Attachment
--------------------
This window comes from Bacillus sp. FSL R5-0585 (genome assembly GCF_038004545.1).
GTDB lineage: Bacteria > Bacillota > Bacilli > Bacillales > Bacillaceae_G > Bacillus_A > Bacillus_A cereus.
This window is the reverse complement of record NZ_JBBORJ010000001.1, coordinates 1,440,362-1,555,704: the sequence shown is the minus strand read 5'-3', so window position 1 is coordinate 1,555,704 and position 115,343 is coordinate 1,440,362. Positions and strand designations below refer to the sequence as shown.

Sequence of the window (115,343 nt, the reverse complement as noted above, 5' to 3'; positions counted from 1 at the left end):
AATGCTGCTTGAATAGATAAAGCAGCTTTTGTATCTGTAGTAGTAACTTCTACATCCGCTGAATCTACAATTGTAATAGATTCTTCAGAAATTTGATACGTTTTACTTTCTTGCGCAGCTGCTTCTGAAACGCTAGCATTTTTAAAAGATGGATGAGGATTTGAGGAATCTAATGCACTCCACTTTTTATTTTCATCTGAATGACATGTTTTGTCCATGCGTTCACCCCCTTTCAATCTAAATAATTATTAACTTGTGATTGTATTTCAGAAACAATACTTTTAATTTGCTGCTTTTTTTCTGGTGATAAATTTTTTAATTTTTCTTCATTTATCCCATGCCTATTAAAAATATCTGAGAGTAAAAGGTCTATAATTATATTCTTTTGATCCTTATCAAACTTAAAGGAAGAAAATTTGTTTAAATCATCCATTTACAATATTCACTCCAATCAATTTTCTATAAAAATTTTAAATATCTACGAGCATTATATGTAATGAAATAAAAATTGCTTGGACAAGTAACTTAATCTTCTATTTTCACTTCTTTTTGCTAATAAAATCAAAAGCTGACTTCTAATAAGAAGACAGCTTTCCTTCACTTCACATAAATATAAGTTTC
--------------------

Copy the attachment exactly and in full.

This window comes from Bacillus sp. FSL R5-0585 (genome assembly GCF_038004545.1).
GTDB lineage: Bacteria > Bacillota > Bacilli > Bacillales > Bacillaceae_G > Bacillus_A > Bacillus_A cereus.
This window is the reverse complement of record NZ_JBBORJ010000001.1, coordinates 1,440,362-1,555,704: the sequence shown is the minus strand read 5'-3', so window position 1 is coordinate 1,555,704 and position 115,343 is coordinate 1,440,362. Positions and strand designations below refer to the sequence as shown.

Sequence of the window (115,343 nt, the reverse complement as noted above, 5' to 3'; positions counted from 1 at the left end):
AATGCTGCTTGAATAGATAAAGCAGCTTTTGTATCTGTAGTAGTAACTTCTACATCCGCTGAATCTACAATTGTAATAGATTCTTCAGAAATTTGATACGTTTTACTTTCTTGCGCAGCTGCTTCTGAAACGCTAGCATTTTTAAAAGATGGATGAGGATTTGAGGAATCTAATGCACTCCACTTTTTATTTTCATCTGAATGACATGTTTTGTCCATGCGTTCACCCCCTTTCAATCTAAATAATTATTAACTTGTGATTGTATTTCAGAAACAATACTTTTAATTTGCTGCTTTTTTTCTGGTGATAAATTTTTTAATTTTTCTTCATTTATCCCATGCCTATTAAAAATATCTGAGAGTAAAAGGTCTATAATTATATTCTTTTGATCCTTATCAAACTTAAAGGAAGAAAATTTGTTTAAATCATCCATTTACAATATTCACTCCAATCAATTTTCTATAAAAATTTTAAATATCTACGAGCATTATATGTAATGAAATAAAAATTGCTTGGACAAGTAACTTAATCTTCTATTTTCACTTCTTTTTGCTAATAAAATCAAAAGCTGACTTCTAATAAGAAGACAGCTTTCCTTCACTTCACATAAATATAAGTTTC